Report Awaited on Alleged Prisoner Abuse
By Gerry J. Gilmore
The U.S. military’s
top officer said Sunday he’d soon review results of an investigative
report conducted on detainee operations in Afghanistan and Iraq.
on CBS "Face the Nation," Joint Chiefs Chairman Air
Force Gen. Richard B. Myers said he was "appalled" by
reports of alleged prisoner abuse, and was personally following
from December through February, the theaterwide investigation
was prompted by reports of alleged abuse of Iraqi detainees by
U.S. troops working in Abu Gharib prison in Baghdad. Some photographs
allegedly depicting U.S. soldiers humiliating naked Iraqi detainees
were aired April 28 on CBS’ "60 Minutes II" and in other
media outlets since then.
that any troops found to have abused prisoners would be brought
to justice. Such aberrant behavior, if proven true, he emphasized,
doesn’t reflect the ethics of the U.S. military.
is not acceptable behavior," Myers declared. "All you
have to do is look at the photographs and know that’s not how
we do business. We don’t torture people."
Provisional Authority chief spokesman Dan Senor, appearing on
CNN’s "Late Edition" today, also agreed. He noted that
those found guilty will be punished. The possibility that U.S.
soldiers abused Iraqi prisoners, he said, "offends the sensibilities"
of all Americans, including "the overwhelming majority of
men and women in uniform over in Iraq," as well as Iraqis.
the vast majority of U.S. service members in Iraq perform their
duties "with the highest degree of ethics and morality."
the investigation was also examining reports that some U.S. military
guards working in the prison claim military intelligence authorities
coerced them to humiliate detainees.
He also discussed
if having an Iraqi force go into Fallujuh to restore order was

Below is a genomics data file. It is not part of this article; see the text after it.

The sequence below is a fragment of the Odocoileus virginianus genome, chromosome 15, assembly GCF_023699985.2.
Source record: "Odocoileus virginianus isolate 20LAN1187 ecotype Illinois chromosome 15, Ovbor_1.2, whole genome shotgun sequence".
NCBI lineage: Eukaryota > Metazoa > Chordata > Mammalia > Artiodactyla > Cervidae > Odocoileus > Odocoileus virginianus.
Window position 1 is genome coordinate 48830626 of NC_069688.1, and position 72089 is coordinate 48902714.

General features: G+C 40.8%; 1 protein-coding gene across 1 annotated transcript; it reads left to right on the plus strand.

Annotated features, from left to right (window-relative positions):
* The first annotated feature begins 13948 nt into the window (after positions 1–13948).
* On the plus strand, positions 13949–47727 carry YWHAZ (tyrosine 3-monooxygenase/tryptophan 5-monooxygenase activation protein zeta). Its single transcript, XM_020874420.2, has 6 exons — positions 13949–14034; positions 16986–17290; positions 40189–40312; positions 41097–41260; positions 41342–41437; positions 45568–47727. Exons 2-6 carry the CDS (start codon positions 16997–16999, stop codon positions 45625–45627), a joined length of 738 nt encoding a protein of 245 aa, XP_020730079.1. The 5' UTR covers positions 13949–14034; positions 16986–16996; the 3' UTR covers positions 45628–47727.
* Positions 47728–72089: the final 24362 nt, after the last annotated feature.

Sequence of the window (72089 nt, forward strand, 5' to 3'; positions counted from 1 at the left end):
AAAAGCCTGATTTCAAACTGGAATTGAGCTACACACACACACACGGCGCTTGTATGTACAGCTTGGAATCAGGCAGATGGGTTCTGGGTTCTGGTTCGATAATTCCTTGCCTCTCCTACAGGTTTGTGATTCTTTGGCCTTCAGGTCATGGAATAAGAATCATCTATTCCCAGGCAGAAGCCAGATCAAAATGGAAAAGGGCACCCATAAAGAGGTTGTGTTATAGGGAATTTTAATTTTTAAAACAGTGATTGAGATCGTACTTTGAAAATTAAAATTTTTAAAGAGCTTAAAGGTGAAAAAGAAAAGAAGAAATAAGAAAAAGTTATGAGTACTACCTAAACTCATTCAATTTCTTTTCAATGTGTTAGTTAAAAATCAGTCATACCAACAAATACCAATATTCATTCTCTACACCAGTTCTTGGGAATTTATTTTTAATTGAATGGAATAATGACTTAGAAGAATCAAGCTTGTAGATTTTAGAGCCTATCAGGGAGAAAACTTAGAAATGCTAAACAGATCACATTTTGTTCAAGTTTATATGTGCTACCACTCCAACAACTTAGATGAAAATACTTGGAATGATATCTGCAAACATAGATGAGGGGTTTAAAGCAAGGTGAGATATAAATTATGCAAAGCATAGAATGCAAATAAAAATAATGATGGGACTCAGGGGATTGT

a change of U.S.-coalition strategy. U.S. Marines were not leaving
Fallujah, he pointed out, noting that insurgents operating in
and around the city still "will have to be dealt with."
to news that Iraqi Maj. Gen. Jassim Mohammed Saleh, reportedly
a former member of Saddam Hussein’s Republican Guard, is the chief
of the Iraqi- manned Fallujah Brigade tasked to bring peace to
the city. Senor pointed out that Saleh — as well as other
former Saddam regime members — would undergo an intensive vetting
process by U.S. and Iraqi officials. If "blood" were
to be found on any Iraqi’s hands after being hired, Senor emphasized,
then they’d be removed.
confirmed earlier reports that Thomas Hamill, the Kellogg, Brown
and Root contractor who had escaped his captors today, was in
good shape. "The hunt continues for those who are still held
hostage" in Iraq, Myers pointed out, adding, "We’ve
got forces focused just on that."
Joint Task Force 7 news release reported a wounded man claiming
to be an American today approached a New York Army National Guard
unit assigned to the 2nd Brigade Combat Team operating in Balad.
Hamill identified himself and took the patrol to the house where
he had been held captive. The unit conducted a hasty cordon and
search of the area and detained two Iraqi citizens with one AK-47
rifle. A medevac helicopter transported Hamill to a nearby military
base and subsequently to Baghdad.